These Pesticides Could Be Birth Control for Bees

The world's most widely used insecticides leave drones with less sperm for their queen. Could this be a factor in the worldwide collapse of honeybee colonies?

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Semen to inseminate queen bees is collected from a drone at a U.S. Department of Agriculture lab. When a drone's abdomen is rubbed or squeezed, the endo phallus is exposed. Semen is the light brown substance at the end of it.

The world’s most widely used pesticides may be acting as birth control for male bees, according to new research published Tuesday.

Male honeybees exposed to neonicotinoid insecticides produced fewer living sperm cells than unexposed males.

The study by scientists in Switzerland is the first to examine the effects of this class of pesticides, which has been linked to honeybee die-offs in recent years, on the fertility of male bees. “Our data highlight one possible way that neonicotinoids can affect honeybees,” said senior study author Geoff Williams, a bee researcher at the University of Bern in Switzerland.

Male honeybees, called drones, serve one purpose—to mate with a queen. Because their main contribution to the colony comes in the form of sperm, they often are overlooked in studies of colony survival. Yet poor mating can take a toll on the productivity of a queen bee and the success of a colony.

Future research is needed to understand what the effects on sperm might mean for honeybee reproduction in the natural environment, according to the researchers.

What exactly did the pesticides do to the males?

The researchers tested drones from hives exposed to two insecticides, thiamethoxam and clothianidin. They chose these two chemicals because their use in the European Union is under review due to concern over pollinator declines. The drones were exposed to amounts of pesticides that are comparable to what honeybees could naturally encounter in pollen.

Compared to drones from colonies with no pesticide exposure, the test drones produced 39 percent fewer living sperm. They also averaged 8 to 11 percent lower sperm viability, which takes into account the percentage of living versus dead sperm. Queens only use living sperm to fertilize eggs.

Is this the cause of widely reported colony failures?

That remains unknown.

Over the past decade, beekeepers in North America and Europe have lost on average about 30 percent of their hives each year. Declines in wild pollinators, including bumblebees and Monarch butterflies, have occurred over the same period. Researchers suspect there’s more than one cause for colony failures. A number of important factors are beginning to emerge, including disease, parasites, and habitat loss.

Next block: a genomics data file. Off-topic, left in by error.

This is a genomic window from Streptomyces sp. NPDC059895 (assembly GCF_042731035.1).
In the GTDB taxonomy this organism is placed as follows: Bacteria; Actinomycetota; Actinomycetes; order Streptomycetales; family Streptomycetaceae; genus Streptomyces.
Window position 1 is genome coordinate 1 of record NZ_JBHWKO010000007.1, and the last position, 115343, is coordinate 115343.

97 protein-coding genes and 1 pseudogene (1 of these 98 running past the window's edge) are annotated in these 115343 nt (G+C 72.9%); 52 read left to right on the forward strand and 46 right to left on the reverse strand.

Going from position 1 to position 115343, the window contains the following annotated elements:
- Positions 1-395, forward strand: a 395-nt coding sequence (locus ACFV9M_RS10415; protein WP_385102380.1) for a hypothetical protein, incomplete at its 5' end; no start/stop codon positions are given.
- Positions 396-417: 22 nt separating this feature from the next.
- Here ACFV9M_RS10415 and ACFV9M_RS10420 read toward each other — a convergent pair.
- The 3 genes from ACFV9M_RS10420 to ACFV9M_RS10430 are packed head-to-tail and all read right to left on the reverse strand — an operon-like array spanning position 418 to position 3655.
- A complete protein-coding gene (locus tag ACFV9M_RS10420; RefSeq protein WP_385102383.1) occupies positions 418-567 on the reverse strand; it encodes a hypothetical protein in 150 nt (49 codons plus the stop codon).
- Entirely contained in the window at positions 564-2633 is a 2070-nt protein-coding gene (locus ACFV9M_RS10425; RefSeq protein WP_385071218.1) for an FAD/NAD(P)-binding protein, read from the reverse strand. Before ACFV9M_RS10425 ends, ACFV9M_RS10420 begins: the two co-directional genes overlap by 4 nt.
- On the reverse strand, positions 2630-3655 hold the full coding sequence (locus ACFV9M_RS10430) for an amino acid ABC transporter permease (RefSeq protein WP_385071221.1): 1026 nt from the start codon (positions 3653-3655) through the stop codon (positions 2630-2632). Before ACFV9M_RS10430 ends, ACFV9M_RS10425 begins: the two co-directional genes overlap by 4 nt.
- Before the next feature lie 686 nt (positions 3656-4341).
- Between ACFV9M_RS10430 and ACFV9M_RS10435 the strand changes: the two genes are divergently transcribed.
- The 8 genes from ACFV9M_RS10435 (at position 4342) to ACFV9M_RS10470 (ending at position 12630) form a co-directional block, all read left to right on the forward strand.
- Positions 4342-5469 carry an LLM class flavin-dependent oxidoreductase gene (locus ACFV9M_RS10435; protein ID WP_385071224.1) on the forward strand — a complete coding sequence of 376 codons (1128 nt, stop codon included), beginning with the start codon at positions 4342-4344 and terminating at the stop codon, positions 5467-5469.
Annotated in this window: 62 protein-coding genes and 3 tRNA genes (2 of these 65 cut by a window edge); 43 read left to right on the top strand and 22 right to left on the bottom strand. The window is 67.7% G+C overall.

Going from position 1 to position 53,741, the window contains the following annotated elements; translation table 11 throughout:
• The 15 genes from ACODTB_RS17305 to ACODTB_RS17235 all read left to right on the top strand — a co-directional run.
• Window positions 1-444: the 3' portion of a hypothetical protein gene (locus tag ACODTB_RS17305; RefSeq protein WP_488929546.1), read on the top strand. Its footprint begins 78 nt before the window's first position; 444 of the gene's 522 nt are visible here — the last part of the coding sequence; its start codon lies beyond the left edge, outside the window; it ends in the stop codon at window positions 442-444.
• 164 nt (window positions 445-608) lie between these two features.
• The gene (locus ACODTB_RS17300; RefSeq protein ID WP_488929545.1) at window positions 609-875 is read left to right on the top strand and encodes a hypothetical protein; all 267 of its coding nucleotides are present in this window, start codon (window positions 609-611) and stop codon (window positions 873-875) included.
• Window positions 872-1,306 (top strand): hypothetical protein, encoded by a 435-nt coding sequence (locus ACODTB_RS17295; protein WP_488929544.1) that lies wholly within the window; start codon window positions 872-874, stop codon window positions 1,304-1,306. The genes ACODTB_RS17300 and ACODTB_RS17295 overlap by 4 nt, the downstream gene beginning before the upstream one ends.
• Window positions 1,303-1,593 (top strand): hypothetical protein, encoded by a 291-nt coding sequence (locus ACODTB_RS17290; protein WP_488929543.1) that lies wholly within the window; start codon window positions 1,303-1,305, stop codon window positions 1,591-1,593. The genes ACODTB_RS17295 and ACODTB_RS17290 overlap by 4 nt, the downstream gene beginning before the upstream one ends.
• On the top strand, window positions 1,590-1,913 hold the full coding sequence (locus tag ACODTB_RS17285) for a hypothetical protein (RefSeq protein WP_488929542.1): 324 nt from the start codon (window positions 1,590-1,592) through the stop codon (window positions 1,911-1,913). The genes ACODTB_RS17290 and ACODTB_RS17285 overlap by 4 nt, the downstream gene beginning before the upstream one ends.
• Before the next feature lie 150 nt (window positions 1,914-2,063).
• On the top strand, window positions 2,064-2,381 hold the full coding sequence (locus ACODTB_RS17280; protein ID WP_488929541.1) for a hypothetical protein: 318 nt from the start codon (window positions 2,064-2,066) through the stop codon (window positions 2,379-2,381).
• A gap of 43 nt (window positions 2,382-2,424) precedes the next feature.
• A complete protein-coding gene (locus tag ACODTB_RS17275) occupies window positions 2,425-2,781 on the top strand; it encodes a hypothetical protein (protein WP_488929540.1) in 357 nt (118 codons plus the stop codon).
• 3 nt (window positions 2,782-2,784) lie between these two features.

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These corn seeds are coated with a neonicotinoid pesticide called clothianidin. This class of pesticides is being evaluated by the U.S. Environmental Protection Agency for potential harm to bees and other pollinators.

There’s a growing body of evidence, too, that neonicotinoids may have sublethal effects, says Dennis vanEngelsdorp, a bee researcher at the University of Maryland who was not involved in the new study. “There may not be a pile of dead bees right away, but we’re beginning to find that these exposures may be hurting and slowing down colonies in more insidious ways,” he said.

Experts worry the problem may be bigger than one or two pesticides. Bees are exposed to a number of chemicals as they forage for honey and nectar. One recent study found 30 different pesticide residues in pollen stored in beehives. “We know almost nothing about the additive effects or synergy between all these different exposures,” said Dave Shutler, an ecologist at Acadia University in Nova Scotia.

What about the health of the queens?

Honeybee queens, which will mate with several drones, store a small amount of sperm from each mating. Then they use that stored sperm to lay eggs for the rest of their lives. Fewer living sperm cells could spell trouble for the colony if the queen can’t get enough viable sperm or if she has to leave the safety of the hive to go on additional mating flights, explains Lars Straub, a PhD student at the University of Bern.

Beekeepers in North America and Europe consistently report poor queen health as a major cause of colony losses, but no one knows why, Williams says. Queen bees that are in poor health often lay fewer fertilized eggs. Previous research has linked neonicotinoids to impaired queen bee reproduction and survival.

“I think this [sperm] study is another indication that exposures to these chemicals may be having multiple effects,” vanEngelsdorp says.

What are neonicotinoids and how are they used?

Neonicotinoids kill pests by messing up their nervous systems. They were introduced in the late 1980s as a safer alternative to older insecticides that are more toxic.

Neonicotinoids are different than other pesticides because they get absorbed into all of the plant’s tissues—from the sap to the leaves to the pollen. This makes them really effective against sucking insects, such as aphids.

In agriculture, neonicotinoids are applied as seed coatings to crops like soy beans and corn. As the seed germinates, the chemical coating gets taken up into the growing plant tissue.

They are used in lawn and garden treatments, too.

Crops like corn and soybeans depend on wind—not pollinators—to spread their pollen. Honeybees can be exposed to neonicotinoids when pollen from these plants blows onto nearby flowers where they may be foraging.

The U.S. Environmental Protection Agency is reviewing the effects of several neonicotinoids on honeybees and other pollinators to determine whether to restrict their use.

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